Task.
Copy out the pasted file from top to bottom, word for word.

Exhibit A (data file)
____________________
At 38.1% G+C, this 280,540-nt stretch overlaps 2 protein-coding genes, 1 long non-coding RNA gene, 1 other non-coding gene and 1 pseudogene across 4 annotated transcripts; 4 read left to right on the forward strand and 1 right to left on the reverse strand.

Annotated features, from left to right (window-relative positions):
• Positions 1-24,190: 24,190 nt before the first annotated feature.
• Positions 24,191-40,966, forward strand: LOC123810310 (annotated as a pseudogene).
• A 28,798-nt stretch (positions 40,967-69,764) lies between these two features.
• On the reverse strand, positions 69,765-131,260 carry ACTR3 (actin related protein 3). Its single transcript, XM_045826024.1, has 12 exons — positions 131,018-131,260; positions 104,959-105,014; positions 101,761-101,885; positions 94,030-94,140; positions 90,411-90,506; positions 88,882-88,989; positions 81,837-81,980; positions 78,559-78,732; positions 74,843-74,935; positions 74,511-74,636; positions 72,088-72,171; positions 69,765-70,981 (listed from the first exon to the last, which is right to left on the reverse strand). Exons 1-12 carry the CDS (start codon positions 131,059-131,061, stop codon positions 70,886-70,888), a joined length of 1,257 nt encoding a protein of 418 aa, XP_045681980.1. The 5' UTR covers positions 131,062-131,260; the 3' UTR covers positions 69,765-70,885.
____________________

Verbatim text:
At 38.1% G+C, this 280,540-nt stretch overlaps 2 protein-coding genes, 1 long non-coding RNA gene, 1 other non-coding gene and 1 pseudogene across 4 annotated transcripts; 4 read left to right on the forward strand and 1 right to left on the reverse strand.

Annotated features, from left to right (window-relative positions):
• Positions 1-24,190: 24,190 nt before the first annotated feature.
• Positions 24,191-40,966, forward strand: LOC123810310 (annotated as a pseudogene).
• A 28,798-nt stretch (positions 40,967-69,764) lies between these two features.
• On the reverse strand, positions 69,765-131,260 carry ACTR3 (actin related protein 3). Its single transcript, XM_045826024.1, has 12 exons — positions 131,018-131,260; positions 104,959-105,014; positions 101,761-101,885; positions 94,030-94,140; positions 90,411-90,506; positions 88,882-88,989; positions 81,837-81,980; positions 78,559-78,732; positions 74,843-74,935; positions 74,511-74,636; positions 72,088-72,171; positions 69,765-70,981 (listed from the first exon to the last, which is right to left on the reverse strand). Exons 1-12 carry the CDS (start codon positions 131,059-131,061, stop codon positions 70,886-70,888), a joined length of 1,257 nt encoding a protein of 418 aa, XP_045681980.1. The 5' UTR covers positions 131,062-131,260; the 3' UTR covers positions 69,765-70,885.